In short, the poster is not being a menace. He’s being helpful. Try to treat that with some respect, if you can’t manage actual grace.

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    Subject: Im not smoking crack thank you very much
    Author: Anonymous
    Date: Thursday, 2002/02/07 – 02:15
    Why dont you go preech on the GCC mailing list. Im sure they will want to know that their optimisations make basically no difference.

    If it makes it even slightly faster then there is nothing to loose except a few idle CPU cycles recompiling.

    Thanks for your insight though though Mr Wet Blanket.

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    Subject: From Debian’s point of view, it makes no difference
    Author: Crag
    Date: Friday, 2002/02/08 – 17:46
    The point of a distribution, and Debian in particular, is to take the common work out of putting together unix-like binaries. Debian is DFSG free, and closely tied to the LSB. It is not a high-performance or even slightly-better performance distrobution.

    *BSD don’t do on-machine compiles for speed, they do it so they don’t have to post binaries on their servers and so that some of the library hassles don’t have to be handled as gracefully. All the packages on a *BSD system were built with whatever libraries were installed, ergo less segfaults and packager worries.

    GCC may provide as much as a 15% speed boost in some hardware and software settings by compiling for the target CPU, but that 15% is not cummulative from program to program. Quite the opposite. It is lost in all the sea of cases where it didn’t make any difference.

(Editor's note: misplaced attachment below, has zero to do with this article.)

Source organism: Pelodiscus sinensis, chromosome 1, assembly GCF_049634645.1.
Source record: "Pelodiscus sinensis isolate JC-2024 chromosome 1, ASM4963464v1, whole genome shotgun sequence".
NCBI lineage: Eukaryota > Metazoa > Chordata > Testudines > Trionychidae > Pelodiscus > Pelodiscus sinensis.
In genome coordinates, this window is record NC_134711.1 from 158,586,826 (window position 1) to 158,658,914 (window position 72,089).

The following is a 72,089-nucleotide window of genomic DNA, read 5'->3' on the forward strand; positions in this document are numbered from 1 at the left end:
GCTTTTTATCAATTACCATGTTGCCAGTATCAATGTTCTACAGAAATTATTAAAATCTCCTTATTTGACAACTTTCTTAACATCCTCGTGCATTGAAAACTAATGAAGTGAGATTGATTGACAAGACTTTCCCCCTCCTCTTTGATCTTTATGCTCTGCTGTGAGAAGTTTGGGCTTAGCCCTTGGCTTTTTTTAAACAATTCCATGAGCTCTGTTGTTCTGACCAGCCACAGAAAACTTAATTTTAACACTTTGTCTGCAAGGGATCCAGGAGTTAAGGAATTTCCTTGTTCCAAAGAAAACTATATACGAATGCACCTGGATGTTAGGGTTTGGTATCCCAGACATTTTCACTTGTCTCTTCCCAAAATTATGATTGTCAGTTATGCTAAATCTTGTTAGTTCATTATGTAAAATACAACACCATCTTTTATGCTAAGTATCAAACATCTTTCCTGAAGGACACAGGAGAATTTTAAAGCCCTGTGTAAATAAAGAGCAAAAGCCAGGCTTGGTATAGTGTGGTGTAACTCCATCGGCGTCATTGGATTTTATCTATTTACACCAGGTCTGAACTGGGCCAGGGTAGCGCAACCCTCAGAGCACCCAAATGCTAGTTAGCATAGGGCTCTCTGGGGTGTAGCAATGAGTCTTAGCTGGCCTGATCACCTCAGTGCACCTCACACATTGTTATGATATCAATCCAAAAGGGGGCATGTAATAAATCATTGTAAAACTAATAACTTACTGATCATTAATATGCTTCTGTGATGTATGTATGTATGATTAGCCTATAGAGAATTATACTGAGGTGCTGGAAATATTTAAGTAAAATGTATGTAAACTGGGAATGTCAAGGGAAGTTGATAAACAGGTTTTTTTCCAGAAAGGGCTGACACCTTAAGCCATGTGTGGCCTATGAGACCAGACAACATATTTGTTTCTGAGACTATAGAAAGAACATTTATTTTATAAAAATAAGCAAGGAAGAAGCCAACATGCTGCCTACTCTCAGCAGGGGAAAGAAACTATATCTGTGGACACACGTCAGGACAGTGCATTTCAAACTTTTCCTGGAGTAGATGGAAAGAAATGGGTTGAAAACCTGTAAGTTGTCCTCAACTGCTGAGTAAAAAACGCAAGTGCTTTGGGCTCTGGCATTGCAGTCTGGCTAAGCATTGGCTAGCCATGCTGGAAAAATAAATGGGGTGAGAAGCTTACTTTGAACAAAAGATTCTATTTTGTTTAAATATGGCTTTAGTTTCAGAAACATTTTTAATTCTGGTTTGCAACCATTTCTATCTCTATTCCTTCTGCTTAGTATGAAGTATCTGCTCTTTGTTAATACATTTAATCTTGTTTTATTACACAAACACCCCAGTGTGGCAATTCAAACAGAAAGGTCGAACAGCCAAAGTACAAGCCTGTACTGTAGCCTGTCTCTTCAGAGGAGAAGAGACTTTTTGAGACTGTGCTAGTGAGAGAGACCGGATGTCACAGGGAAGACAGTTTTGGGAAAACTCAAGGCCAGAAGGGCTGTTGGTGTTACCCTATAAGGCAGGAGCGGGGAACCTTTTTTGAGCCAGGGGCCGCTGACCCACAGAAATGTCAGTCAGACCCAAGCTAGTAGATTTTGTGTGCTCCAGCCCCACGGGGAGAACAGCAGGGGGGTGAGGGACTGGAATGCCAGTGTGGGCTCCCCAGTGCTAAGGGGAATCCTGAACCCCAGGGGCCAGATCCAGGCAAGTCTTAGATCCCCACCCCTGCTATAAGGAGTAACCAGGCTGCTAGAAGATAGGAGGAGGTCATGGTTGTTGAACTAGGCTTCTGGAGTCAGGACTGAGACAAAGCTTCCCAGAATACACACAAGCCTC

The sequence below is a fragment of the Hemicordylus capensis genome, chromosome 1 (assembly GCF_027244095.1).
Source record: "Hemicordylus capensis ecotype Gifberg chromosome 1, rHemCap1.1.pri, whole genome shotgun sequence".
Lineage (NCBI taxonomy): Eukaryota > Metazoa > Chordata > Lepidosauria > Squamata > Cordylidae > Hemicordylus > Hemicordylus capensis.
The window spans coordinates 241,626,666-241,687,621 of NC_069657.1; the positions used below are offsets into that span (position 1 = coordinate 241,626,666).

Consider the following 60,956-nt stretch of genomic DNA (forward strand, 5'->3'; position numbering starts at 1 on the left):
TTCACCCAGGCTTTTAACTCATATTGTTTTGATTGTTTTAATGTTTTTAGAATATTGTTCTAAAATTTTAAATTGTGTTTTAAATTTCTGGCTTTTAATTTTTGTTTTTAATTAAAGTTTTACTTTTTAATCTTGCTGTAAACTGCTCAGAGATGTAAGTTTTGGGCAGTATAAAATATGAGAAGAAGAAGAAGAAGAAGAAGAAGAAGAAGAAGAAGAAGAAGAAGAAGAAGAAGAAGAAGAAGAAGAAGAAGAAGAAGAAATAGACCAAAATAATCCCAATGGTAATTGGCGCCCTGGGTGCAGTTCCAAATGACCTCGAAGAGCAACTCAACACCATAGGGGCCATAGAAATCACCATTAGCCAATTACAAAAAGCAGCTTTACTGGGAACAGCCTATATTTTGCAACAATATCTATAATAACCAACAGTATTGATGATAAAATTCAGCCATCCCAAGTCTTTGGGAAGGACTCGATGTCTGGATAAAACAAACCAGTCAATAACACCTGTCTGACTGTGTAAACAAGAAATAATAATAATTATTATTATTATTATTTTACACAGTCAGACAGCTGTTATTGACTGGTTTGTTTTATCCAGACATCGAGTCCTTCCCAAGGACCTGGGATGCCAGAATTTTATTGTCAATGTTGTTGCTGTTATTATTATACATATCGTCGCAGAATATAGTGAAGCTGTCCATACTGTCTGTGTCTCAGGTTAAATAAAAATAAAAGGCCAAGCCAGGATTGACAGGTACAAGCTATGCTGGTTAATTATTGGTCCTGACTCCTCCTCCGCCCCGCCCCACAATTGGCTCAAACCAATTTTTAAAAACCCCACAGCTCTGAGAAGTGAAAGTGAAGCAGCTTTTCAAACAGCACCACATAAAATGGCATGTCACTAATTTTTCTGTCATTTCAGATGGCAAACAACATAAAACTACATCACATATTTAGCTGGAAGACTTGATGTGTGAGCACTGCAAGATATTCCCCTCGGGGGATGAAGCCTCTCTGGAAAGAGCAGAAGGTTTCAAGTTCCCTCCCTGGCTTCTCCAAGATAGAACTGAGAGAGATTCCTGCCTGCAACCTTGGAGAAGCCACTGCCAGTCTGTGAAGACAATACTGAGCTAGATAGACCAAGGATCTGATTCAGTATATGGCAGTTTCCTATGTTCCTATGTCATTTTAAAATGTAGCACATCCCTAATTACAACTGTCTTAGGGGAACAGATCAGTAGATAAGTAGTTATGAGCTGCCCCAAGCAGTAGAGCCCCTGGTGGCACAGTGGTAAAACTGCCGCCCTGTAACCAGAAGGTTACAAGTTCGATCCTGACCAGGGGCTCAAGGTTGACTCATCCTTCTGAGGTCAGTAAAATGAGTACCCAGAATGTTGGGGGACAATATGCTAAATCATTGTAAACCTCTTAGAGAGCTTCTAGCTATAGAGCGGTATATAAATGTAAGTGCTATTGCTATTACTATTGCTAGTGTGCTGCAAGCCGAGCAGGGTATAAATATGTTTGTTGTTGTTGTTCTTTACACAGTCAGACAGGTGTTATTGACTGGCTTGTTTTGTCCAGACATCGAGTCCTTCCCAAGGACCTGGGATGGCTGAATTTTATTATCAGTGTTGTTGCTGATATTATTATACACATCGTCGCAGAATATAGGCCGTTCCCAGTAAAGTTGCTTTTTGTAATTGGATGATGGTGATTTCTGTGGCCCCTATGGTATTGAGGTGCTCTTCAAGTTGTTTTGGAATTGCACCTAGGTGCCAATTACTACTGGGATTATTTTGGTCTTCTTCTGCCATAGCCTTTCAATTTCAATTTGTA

Furthermore, anyone truely concerned with speed has the talents and time needed to compile their own packages. It’s not that hard, I’ve done it. Most of the bottlnecks these days aren’t in the CPUs anyway, and when they are it’s cheaper (when figuring the developer’s time in) to just buy a new motherboard, ram and CPU. If a Dual K7 1900 w/ 2gig ram isn’t fast enough for you, THEN go ahead and optimize your code by hand.

    If you just want to squeeze a few more frames out of quake so you can get over the 300fps mark, then buy a GeForce4.

    If you just think your machine isn’t responsive enough, try some of the low-latency kernel patches.

    Use the right tool for the job, and know the job before you look for the tool.

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    Subject: Re: From Debian’s point of view, it makes no difference
    Author: mgiammarco
    Date: Saturday, 2002/02/09 – 11:29
    Sorry but a source recompile is free, a new geoforce4 costs a lot of money!!!

    BTW when I recompiled the kernel I added also low-latency patch.

    They are not mutually exclusive: you can patch kernel AND recompile your software

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    Subject: Re: Im not smoking crack thank you very much
    Author: Anonymous
    Date: Thursday, 2002/02/07 – 21:30
    I’m pretty sure he _wasn’t_ putting gcc down.